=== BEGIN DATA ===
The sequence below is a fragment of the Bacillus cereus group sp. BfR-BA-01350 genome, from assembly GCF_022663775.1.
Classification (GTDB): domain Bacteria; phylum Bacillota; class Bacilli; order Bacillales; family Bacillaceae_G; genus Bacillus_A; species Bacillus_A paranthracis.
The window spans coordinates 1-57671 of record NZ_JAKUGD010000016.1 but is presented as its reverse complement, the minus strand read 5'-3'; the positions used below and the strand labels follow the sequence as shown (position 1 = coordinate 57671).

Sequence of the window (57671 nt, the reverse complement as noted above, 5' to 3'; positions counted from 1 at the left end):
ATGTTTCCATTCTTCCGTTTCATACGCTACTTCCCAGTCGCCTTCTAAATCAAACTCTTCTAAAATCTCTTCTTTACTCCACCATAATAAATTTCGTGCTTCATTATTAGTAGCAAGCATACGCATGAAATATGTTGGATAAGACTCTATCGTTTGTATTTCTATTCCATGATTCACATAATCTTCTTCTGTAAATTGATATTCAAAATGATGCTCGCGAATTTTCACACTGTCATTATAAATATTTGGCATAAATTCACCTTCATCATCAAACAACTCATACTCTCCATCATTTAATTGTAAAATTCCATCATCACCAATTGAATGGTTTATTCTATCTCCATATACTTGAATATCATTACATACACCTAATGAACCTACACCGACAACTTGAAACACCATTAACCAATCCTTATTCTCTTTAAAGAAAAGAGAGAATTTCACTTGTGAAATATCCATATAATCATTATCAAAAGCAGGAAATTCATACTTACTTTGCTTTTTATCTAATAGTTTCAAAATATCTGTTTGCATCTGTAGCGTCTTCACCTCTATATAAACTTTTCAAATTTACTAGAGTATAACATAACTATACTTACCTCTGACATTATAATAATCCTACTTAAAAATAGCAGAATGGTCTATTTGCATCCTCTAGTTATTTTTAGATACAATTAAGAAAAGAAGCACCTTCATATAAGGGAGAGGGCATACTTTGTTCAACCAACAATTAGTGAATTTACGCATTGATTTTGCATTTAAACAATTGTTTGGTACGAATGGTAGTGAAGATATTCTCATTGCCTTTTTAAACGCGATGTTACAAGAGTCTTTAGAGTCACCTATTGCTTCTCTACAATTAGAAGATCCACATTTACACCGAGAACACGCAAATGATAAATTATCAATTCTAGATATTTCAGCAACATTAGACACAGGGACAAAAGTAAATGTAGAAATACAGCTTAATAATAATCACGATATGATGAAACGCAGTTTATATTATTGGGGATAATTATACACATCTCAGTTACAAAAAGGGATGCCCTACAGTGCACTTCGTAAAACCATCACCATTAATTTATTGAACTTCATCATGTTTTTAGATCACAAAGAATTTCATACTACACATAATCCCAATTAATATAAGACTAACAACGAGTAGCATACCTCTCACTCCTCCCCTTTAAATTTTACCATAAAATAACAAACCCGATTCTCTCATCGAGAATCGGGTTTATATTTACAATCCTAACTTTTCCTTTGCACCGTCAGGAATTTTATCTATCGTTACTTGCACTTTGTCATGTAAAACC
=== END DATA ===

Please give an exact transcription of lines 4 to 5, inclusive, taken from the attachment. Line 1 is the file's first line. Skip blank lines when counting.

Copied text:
Sequence of the window (57671 nt, the reverse complement as noted above, 5' to 3'; positions counted from 1 at the left end):
ATGTTTCCATTCTTCCGTTTCATACGCTACTTCCCAGTCGCCTTCTAAATCAAACTCTTCTAAAATCTCTTCTTTACTCCACCATAATAAATTTCGTGCTTCATTATTAGTAGCAAGCATACGCATGAAATATGTTGGATAAGACTCTATCGTTTGTATTTCTATTCCATGATTCACATAATCTTCTTCTGTAAATTGATATTCAAAATGATGCTCGCGAATTTTCACACTGTCATTATAAATATTTGGCATAAATTCACCTTCATCATCAAACAACTCATACTCTCCATCATTTAATTGTAAAATTCCATCATCACCAATTGAATGGTTTATTCTATCTCCATATACTTGAATATCATTACATACACCTAATGAACCTACACCGACAACTTGAAACACCATTAACCAATCCTTATTCTCTTTAAAGAAAAGAGAGAATTTCACTTGTGAAATATCCATATAATCATTATCAAAAGCAGGAAATTCATACTTACTTTGCTTTTTATCTAATAGTTTCAAAATATCTGTTTGCATCTGTAGCGTCTTCACCTCTATATAAACTTTTCAAATTTACTAGAGTATAACATAACTATACTTACCTCTGACATTATAATAATCCTACTTAAAAATAGCAGAATGGTCTATTTGCATCCTCTAGTTATTTTTAGATACAATTAAGAAAAGAAGCACCTTCATATAAGGGAGAGGGCATACTTTGTTCAACCAACAATTAGTGAATTTACGCATTGATTTTGCATTTAAACAATTGTTTGGTACGAATGGTAGTGAAGATATTCTCATTGCCTTTTTAAACGCGATGTTACAAGAGTCTTTAGAGTCACCTATTGCTTCTCTACAATTAGAAGATCCACATTTACACCGAGAACACGCAAATGATAAATTATCAATTCTAGATATTTCAGCAACATTAGACACAGGGACAAAAGTAAATGTAGAAATACAGCTTAATAATAATCACGATATGATGAAACGCAGTTTATATTATTGGGGATAATTATACACATCTCAGTTACAAAAAGGGATGCCCTACAGTGCACTTCGTAAAACCATCACCATTAATTTATTGAACTTCATCATGTTTTTAGATCACAAAGAATTTCATACTACACATAATCCCAATTAATATAAGACTAACAACGAGTAGCATACCTCTCACTCCTCCCCTTTAAATTTTACCATAAAATAACAAACCCGATTCTCTCATCGAGAATCGGGTTTATATTTACAATCCTAACTTTTCCTTTGCACCGTCAGGAATTTTATCTATCGTTACTTGCACTTTGTCATGTAAAACC